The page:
Legal cannabis cultivation can bolster Latin America’s economic development. Imagine how that would have sounded even five years ago. With the rise of medical and legal recreational cannabis use worldwide, Latin America and the Caribbean have become targets for international investors looking to develop plantations for export and manufacturing.
For a significant portion of the 80s-2000s, illegal drug trade caused instability, violence, and uncertainty in several countries, including Colombia, Peru, Bolivia, and Mexico. Even though much has changed in places like Colombia, shows like Narcos exacerbate stereotypes about drug violence in the region, souring Latin America’s reputation in the eyes of investors worldwide.
Since 2013, however, the attitude toward drugs across the region has evolved. Uruguay led a movement that resulted in widespread decriminalization of cannabis, and in some places, the legalization of the drug for medical or recreational use. Colombia, arguably one of the countries that has suffered the most at the hands of drug-related violence, began to regulate legalized cannabis for export in 2017, becoming one of the region’s leaders in legal production.
As the US and Canada face the challenges of implementing cannabis legalization, North American companies increasingly turn to Latin America as the ideal development site for new products. Despite potential ethical controversies, cannabis production could come to generate an additional $12.7B for the region by 2028.
So why are all these companies looking South?
- Production costs in Latin America are as much as 80% lower than in Canada or the US.
- Latin America represents a potential market of 650M consumers, with 4.6M becoming medical marijuana patients by 2028.
- The region already has over 40 licensed producers and continues to add more at a rapid rate.
Not all cannabis companies are producers or dispensaries, though. While a significant portion of this investment is going to develop cannabis production in key markets like Mexico and Chile, it is also fueling the beginnings of a cannabis tech revolution in the region.
Here is an overview of the opportunities in marijuana and cannabis tech across Latin America.
Argentina legalized medical marijuana in 2017 but only recently released the legal regulations on the substance in March 2019. Industry regulations, including authorization for cultivation, import, and distribution of cannabis, fall under the management of the National Seed Institute (INASE) within the Ministry of Agriculture.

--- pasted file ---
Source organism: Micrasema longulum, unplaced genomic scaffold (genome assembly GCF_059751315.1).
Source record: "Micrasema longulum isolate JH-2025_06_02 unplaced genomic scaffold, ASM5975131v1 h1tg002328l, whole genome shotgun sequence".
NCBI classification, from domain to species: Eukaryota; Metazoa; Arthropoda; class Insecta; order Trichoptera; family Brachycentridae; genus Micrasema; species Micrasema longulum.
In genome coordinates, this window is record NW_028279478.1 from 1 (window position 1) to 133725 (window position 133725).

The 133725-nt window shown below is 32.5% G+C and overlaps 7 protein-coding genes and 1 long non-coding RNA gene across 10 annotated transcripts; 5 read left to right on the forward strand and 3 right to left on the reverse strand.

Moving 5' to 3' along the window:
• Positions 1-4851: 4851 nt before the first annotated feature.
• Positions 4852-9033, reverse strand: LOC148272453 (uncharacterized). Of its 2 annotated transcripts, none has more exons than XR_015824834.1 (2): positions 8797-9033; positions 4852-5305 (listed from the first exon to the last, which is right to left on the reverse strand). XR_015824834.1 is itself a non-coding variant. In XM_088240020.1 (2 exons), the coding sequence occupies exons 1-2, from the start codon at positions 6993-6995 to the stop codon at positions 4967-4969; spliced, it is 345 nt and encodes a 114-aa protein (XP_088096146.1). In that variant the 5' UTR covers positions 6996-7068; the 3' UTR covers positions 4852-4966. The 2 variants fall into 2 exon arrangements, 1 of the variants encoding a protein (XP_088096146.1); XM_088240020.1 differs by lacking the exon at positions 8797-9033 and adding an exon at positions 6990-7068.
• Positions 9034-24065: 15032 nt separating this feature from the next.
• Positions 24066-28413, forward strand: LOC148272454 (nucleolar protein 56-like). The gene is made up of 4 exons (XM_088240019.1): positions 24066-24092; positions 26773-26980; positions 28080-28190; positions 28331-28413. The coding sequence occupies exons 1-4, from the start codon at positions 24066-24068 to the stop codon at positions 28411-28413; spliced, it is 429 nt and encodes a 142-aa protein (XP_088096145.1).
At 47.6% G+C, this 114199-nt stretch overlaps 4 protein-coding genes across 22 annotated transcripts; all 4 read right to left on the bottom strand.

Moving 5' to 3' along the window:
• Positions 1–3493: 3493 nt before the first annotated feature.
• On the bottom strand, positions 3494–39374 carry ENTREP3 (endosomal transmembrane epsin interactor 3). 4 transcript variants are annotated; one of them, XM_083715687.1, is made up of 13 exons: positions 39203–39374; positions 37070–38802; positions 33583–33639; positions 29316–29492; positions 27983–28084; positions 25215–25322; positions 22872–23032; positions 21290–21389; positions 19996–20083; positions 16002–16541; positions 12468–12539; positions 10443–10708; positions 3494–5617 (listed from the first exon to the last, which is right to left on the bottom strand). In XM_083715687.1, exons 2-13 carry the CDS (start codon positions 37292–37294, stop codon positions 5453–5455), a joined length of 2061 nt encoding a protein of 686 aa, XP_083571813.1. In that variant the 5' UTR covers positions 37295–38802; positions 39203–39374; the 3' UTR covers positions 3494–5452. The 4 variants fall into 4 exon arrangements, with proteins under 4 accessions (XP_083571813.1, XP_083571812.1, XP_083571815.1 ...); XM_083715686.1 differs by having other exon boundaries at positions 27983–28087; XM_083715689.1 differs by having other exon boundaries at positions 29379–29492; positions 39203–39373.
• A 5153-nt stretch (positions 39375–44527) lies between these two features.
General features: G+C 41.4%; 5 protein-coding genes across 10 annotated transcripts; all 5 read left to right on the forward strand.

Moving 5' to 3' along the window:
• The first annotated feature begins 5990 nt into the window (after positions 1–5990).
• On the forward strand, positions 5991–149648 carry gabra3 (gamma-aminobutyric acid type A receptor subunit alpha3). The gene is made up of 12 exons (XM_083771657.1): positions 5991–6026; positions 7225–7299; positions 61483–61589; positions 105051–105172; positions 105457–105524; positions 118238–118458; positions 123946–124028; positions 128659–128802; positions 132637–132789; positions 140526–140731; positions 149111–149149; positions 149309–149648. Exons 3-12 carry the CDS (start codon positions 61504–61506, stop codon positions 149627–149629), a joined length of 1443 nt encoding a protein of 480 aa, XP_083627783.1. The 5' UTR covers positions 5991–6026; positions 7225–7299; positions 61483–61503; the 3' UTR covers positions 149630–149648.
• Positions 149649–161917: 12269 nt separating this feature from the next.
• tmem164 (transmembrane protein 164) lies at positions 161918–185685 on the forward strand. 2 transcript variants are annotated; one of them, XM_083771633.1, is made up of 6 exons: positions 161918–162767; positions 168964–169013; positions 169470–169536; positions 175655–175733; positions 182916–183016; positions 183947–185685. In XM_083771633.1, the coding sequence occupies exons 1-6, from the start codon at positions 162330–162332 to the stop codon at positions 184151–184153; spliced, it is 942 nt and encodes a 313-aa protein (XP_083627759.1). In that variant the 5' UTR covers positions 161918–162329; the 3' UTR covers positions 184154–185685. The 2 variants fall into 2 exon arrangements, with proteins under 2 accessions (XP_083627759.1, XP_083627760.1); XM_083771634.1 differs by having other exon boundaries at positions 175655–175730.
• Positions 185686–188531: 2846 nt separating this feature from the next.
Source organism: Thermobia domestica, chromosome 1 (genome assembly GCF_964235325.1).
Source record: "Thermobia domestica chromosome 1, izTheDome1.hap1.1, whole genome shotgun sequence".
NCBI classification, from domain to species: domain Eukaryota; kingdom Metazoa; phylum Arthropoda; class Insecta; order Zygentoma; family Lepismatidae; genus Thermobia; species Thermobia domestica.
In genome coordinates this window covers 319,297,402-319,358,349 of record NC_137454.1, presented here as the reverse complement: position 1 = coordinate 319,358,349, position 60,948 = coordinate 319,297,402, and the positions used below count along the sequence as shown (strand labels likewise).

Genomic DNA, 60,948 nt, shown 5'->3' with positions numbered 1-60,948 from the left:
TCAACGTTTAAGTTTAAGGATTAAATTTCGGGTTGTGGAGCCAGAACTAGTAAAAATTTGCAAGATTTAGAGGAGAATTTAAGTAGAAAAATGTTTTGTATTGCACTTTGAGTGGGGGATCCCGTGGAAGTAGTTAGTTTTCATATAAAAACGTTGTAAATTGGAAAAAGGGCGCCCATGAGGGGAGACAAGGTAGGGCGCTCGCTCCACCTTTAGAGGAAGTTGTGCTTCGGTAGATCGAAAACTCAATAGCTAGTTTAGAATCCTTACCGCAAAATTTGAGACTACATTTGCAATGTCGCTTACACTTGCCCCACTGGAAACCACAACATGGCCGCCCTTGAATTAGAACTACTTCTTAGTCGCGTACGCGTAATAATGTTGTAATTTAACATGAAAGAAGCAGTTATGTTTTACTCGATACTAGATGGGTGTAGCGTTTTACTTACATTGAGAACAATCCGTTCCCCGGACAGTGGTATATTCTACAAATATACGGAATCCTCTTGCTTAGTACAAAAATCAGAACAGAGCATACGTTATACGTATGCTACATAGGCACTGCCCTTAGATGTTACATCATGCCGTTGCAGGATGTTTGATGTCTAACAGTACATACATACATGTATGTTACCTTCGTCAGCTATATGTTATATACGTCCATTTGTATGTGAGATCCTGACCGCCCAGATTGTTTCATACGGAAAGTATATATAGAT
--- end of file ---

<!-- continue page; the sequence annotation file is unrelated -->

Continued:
All cannabis producers must have a technical manager who is in direct contact with INASE to communicate the amount of cannabis the company produces. In response to the announcement, US-based Players Network Inc partnered with an Argentine state-owned company, Cannava, for approval to import seeds into Jujuy, Argentina and to create a tax-free zone for cannabis oils, distillates, and isolates. Cannava, the only entity authorized to cultivate and distribute cannabis products in Argentina, also partnered with Colombia-based Blueberries Medical Corp. to manage a 3.2M hectare plot in Jujuy for local and export production.
Argentine investor, Quiena Inversiones, is known for investing in the US medical marijuana market since it was founded in 2015. While still in the early stages, Argentina’s cannabis market has also led to the development of a personal cannabis oil extractor, called Nectar, by students at the University of Buenos Aires.
Brazil passed a law allowing the production of medical marijuana for licensed patients in 2018. Previously, Brazil offered individual medical marijuana import grants on a case-by-case basis. Recreational cannabis use is still illegal; however, it has been decriminalized since 2006.
Brazil currently lags behind the rest of the region in cannabis awareness, production, and regulation, dragging prices for legal marijuana down across Latin America. As the region’s economic powerhouse, cannabis legalization in Brazil could have dramatic effects on the overall growth of the industry.
Currently, development efforts focus in the medicinal sector, with organizations like Centro de Excelencia Cannabinoide working to educate the market on the benefits of medical marijuana. Dr. Cannabis is a local startup working to help patients and doctors manage legal prescriptions for medical marijuana. Brazil still represents a massive, mostly untapped investment opportunity for cannabis production and consumption in Latin America.